New evidence shows that axons do more than just transmit signals between neurons: They can adjust the strength of the transmission, affecting the rate at which information crosses the brain.
Raju Metherate and colleagues at the University of California, Irvine, reached this conclusion by studying the brain-enhancing properties of nicotine. Because stimuli are perceived in the cortex via a central processor—the thalamus—the investigators designed a preparation of mouse brain tissue that included “transmitting” neurons in the thalamus, “receiving” neurons in the cortex, and the entire axon in between. The researchers assumed that nicotine would act on cortical neurons, but efforts to prove as much failed.
“We finally realized that nicotine must be working on the axon itself, which was contrary to scientific dogma,” Metherate says. The team tested their suspicion in a study being published in the September Nature Neuroscience.
The team homed in on the so-called nicotinic acetylcholine receptors in the axon portion of their tissue slice, which was taken from a pathway involved in hearing. Adding nicotine to the tissue preparation doubled the rate at which signals reached the cortex; testing multiple sites proved that nicotine was in fact working at the axon.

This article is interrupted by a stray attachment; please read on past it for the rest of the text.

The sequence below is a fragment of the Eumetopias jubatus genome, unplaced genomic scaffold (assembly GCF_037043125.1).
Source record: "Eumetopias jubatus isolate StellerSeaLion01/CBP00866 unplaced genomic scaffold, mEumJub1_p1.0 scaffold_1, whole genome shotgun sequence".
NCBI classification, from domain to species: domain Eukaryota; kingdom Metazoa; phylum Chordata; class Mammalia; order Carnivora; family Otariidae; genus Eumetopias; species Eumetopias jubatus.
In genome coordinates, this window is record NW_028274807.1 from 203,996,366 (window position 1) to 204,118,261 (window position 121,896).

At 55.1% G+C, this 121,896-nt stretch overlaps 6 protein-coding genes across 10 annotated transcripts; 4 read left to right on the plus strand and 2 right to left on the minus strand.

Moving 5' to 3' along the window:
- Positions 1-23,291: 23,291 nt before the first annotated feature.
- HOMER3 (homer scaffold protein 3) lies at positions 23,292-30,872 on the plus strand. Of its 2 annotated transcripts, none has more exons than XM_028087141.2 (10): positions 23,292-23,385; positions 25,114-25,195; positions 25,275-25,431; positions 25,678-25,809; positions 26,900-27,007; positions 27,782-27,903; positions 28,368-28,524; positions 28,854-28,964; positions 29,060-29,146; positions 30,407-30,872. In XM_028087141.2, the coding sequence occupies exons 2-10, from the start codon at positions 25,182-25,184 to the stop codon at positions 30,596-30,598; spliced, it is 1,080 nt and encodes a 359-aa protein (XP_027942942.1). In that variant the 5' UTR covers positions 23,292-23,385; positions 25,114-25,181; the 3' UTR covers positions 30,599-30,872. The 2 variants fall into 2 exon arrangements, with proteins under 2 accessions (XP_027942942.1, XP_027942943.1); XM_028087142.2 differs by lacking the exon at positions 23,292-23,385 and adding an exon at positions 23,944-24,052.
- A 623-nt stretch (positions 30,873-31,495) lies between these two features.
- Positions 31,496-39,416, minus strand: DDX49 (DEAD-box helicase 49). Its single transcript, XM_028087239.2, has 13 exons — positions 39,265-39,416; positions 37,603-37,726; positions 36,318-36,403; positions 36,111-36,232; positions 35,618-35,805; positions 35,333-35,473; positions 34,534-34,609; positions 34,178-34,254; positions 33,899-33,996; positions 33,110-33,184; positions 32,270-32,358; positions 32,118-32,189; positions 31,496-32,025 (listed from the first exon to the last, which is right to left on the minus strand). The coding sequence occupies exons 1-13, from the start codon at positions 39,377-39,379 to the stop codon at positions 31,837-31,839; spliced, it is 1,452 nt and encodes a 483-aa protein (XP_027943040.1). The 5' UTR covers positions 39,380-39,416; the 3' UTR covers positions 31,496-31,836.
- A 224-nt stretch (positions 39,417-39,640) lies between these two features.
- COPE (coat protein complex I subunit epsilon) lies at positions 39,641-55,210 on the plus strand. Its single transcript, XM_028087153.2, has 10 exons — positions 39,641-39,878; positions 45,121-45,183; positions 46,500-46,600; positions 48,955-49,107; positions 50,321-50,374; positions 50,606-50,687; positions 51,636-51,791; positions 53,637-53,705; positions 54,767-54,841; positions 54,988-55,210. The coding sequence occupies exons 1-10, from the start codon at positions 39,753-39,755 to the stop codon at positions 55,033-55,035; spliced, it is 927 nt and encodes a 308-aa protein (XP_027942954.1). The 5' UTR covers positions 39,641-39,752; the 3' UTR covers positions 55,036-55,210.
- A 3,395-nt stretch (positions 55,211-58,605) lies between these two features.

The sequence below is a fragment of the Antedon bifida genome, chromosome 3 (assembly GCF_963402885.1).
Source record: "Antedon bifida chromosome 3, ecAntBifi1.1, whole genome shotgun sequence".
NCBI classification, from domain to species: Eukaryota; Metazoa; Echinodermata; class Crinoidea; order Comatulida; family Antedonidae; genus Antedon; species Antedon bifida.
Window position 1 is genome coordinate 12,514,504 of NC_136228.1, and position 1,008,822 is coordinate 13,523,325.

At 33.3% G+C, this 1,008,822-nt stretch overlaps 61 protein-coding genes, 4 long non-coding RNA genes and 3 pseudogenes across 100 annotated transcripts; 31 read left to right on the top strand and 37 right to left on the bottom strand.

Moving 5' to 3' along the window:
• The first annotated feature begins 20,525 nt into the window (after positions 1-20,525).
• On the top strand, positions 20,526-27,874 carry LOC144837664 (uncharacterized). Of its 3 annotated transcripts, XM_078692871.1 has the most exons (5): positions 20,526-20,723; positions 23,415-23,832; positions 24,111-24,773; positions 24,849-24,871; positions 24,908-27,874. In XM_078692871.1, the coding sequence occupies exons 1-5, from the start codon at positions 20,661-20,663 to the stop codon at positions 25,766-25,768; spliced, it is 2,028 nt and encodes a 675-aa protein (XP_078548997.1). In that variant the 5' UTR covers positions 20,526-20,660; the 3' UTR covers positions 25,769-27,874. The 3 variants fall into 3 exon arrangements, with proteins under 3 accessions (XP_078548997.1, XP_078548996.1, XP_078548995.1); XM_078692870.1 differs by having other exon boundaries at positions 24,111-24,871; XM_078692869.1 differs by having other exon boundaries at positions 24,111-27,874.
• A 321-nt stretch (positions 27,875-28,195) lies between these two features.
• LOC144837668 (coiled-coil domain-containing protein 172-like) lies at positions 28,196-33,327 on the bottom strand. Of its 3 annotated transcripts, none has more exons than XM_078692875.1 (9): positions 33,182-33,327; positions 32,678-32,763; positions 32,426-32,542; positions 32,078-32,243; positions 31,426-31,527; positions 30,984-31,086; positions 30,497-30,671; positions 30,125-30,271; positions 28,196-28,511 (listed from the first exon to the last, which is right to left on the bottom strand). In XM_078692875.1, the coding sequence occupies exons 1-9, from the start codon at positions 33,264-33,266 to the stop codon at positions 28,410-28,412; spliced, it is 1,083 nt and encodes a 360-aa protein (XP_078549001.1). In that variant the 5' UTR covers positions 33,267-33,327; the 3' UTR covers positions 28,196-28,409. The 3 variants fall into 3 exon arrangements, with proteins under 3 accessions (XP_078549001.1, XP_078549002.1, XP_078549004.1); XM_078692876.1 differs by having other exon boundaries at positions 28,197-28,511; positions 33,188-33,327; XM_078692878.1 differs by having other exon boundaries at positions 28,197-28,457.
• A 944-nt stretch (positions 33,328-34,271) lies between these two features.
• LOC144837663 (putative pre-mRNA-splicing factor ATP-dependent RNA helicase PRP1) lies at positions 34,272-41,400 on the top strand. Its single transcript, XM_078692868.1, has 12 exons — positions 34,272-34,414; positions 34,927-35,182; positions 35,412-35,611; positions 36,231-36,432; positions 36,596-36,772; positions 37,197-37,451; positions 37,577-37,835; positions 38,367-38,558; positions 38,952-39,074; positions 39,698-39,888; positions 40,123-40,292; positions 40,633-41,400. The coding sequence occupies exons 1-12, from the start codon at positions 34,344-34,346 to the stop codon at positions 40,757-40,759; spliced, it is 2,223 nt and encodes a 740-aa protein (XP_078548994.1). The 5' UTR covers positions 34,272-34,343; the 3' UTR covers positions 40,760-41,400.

When they checked their findings in mice by placing speakers next to the animals’ ears, they found that a drug that blocks the receptor, when applied to the axon, reduced the animals’ ability to hear tones.
Metherate says the fact that axons can respond to neurotransmitters opens up many new possibilities. Researchers are beginning to view some disorders, such as schizophrenia, not just in terms of the brain regions involved but as a disruption in the connections between these regions. “Our study may help to explain this ‘de-synchrony,’ ” Metherate concludes.